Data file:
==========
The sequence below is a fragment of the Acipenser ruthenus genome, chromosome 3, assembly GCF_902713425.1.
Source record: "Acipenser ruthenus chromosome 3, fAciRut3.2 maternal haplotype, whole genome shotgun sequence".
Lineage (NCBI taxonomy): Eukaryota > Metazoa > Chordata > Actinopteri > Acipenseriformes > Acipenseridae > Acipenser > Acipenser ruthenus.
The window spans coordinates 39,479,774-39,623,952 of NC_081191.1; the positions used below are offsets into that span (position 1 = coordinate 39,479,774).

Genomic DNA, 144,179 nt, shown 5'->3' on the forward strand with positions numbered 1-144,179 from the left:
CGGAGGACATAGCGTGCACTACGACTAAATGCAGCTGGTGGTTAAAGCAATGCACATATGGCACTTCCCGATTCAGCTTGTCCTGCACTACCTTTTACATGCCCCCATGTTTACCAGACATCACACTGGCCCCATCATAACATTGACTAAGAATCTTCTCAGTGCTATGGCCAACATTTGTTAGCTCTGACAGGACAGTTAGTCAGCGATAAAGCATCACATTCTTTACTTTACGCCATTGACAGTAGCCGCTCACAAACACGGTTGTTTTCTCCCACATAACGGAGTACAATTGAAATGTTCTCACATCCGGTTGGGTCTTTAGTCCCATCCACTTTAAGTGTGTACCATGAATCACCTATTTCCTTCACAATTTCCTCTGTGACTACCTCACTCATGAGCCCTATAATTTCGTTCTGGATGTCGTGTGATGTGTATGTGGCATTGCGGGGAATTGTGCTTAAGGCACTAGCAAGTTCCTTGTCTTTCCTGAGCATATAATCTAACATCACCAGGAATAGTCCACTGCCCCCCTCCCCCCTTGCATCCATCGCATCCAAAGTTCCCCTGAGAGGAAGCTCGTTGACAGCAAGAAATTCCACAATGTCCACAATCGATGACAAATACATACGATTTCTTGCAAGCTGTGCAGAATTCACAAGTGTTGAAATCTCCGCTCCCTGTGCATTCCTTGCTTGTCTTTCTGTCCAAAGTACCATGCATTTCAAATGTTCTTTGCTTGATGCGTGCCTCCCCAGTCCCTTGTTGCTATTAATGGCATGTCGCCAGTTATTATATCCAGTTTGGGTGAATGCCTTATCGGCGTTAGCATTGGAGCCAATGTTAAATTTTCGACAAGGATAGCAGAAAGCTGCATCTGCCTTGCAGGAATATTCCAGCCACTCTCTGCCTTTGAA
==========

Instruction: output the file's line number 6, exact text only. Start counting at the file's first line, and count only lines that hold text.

CGGAGGACATAGCGTGCACTACGACTAAATGCAGCTGGTGGTTAAAGCAATGCACATATGGCACTTCCCGATTCAGCTTGTCCTGCACTACCTTTTACATGCCCCCATGTTTACCAGACATCACACTGGCCCCATCATAACATTGACTAAGAATCTTCTCAGTGCTATGGCCAACATTTGTTAGCTCTGACAGGACAGTTAGTCAGCGATAAAGCATCACATTCTTTACTTTACGCCATTGACAGTAGCCGCTCACAAACACGGTTGTTTTCTCCCACATAACGGAGTACAATTGAAATGTTCTCACATCCGGTTGGGTCTTTAGTCCCATCCACTTTAAGTGTGTACCATGAATCACCTATTTCCTTCACAATTTCCTCTGTGACTACCTCACTCATGAGCCCTATAATTTCGTTCTGGATGTCGTGTGATGTGTATGTGGCATTGCGGGGAATTGTGCTTAAGGCACTAGCAAGTTCCTTGTCTTTCCTGAGCATATAATCTAACATCACCAGGAATAGTCCACTGCCCCCCTCCCCCCTTGCATCCATCGCATCCAAAGTTCCCCTGAGAGGAAGCTCGTTGACAGCAAGAAATTCCACAATGTCCACAATCGATGACAAATACATACGATTTCTTGCAAGCTGTGCAGAATTCACAAGTGTTGAAATCTCCGCTCCCTGTGCATTCCTTGCTTGTCTTTCTGTCCAAAGTACCATGCATTTCAAATGTTCTTTGCTTGATGCGTGCCTCCCCAGTCCCTTGTTGCTATTAATGGCATGTCGCCAGTTATTATATCCAGTTTGGGTGAATGCCTTATCGGCGTTAGCATTGGAGCCAATGTTAAATTTTCGACAAGGATAGCAGAAAGCTGCATCTGCCTTGCAGGAATATTCCAGCCACTCTCTGCCTTTGAA